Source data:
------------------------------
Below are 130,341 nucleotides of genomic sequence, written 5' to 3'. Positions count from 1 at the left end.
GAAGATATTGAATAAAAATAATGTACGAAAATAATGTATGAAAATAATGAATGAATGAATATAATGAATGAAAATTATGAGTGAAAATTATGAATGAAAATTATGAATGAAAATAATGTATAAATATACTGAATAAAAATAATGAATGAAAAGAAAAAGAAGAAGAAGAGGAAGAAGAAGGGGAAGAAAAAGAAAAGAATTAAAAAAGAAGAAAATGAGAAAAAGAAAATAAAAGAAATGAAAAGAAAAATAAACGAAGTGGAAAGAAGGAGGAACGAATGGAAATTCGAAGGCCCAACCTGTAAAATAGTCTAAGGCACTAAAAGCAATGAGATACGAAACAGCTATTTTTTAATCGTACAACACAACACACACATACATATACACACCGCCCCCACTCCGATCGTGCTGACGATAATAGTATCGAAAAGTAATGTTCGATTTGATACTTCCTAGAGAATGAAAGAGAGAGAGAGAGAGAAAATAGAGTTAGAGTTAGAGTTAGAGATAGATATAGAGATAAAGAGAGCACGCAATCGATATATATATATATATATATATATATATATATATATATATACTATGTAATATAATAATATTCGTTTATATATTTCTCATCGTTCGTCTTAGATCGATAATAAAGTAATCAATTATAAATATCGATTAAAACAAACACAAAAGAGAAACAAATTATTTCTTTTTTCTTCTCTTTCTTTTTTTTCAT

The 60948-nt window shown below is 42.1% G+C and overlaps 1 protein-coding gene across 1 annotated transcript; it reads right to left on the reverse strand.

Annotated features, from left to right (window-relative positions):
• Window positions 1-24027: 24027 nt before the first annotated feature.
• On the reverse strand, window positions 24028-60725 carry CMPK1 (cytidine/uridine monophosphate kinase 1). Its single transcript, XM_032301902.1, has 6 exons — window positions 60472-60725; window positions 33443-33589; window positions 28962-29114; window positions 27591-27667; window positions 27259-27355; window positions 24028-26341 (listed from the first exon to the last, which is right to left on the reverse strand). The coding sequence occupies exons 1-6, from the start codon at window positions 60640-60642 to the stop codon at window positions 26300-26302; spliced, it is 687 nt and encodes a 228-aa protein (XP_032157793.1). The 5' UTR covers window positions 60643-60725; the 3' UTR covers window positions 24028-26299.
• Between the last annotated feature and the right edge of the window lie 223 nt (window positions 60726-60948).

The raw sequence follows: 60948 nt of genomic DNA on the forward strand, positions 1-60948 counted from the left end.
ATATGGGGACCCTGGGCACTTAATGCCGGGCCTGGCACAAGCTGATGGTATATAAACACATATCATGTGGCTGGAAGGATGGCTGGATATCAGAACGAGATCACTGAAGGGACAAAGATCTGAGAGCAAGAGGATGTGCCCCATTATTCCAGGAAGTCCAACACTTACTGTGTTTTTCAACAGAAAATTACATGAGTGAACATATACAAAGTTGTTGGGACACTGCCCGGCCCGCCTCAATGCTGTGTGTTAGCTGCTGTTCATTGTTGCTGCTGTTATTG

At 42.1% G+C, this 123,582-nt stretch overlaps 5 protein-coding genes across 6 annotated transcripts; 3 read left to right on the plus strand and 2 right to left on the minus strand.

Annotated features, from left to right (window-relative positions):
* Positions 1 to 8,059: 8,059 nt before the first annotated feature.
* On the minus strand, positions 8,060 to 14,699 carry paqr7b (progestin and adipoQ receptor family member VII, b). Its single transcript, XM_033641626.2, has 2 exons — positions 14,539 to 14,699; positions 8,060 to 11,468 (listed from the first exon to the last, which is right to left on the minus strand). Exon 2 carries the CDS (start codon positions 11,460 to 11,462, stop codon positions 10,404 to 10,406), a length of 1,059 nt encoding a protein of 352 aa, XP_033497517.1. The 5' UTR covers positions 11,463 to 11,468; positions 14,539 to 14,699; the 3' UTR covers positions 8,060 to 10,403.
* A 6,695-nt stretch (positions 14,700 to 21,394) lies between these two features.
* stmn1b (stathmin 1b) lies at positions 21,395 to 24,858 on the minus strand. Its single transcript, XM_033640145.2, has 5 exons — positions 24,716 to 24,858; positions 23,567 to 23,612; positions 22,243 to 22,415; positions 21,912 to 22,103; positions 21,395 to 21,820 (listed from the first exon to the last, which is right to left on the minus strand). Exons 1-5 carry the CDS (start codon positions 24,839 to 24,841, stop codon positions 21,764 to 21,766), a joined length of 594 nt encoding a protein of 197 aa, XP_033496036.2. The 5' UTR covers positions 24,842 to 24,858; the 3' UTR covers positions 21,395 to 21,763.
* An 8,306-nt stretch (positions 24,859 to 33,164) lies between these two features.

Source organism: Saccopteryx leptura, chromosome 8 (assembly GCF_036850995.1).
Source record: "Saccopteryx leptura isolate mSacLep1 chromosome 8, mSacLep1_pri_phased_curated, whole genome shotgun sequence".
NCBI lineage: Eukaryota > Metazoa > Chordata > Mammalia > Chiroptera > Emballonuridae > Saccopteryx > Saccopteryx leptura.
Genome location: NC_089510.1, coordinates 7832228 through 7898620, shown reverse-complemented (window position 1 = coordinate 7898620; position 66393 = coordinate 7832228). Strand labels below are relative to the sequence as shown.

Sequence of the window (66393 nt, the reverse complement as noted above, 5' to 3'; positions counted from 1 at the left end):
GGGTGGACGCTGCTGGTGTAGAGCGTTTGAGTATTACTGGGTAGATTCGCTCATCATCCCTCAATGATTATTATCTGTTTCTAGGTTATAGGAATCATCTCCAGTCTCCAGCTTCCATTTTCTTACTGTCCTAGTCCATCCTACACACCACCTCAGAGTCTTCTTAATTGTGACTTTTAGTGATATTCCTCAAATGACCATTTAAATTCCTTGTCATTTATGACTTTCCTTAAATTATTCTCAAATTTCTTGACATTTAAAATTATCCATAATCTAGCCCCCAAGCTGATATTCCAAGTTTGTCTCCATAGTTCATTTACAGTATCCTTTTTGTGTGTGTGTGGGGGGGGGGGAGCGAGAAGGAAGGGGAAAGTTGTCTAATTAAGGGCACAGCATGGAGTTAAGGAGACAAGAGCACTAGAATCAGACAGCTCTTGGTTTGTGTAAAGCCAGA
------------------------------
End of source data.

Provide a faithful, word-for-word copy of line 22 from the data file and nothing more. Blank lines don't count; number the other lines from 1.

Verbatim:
GGGTGGACGCTGCTGGTGTAGAGCGTTTGAGTATTACTGGGTAGATTCGCTCATCATCCCTCAATGATTATTATCTGTTTCTAGGTTATAGGAATCATCTCCAGTCTCCAGCTTCCATTTTCTTACTGTCCTAGTCCATCCTACACACCACCTCAGAGTCTTCTTAATTGTGACTTTTAGTGATATTCCTCAAATGACCATTTAAATTCCTTGTCATTTATGACTTTCCTTAAATTATTCTCAAATTTCTTGACATTTAAAATTATCCATAATCTAGCCCCCAAGCTGATATTCCAAGTTTGTCTCCATAGTTCATTTACAGTATCCTTTTTGTGTGTGTGTGGGGGGGGGGGAGCGAGAAGGAAGGGGAAAGTTGTCTAATTAAGGGCACAGCATGGAGTTAAGGAGACAAGAGCACTAGAATCAGACAGCTCTTGGTTTGTGTAAAGCCAGA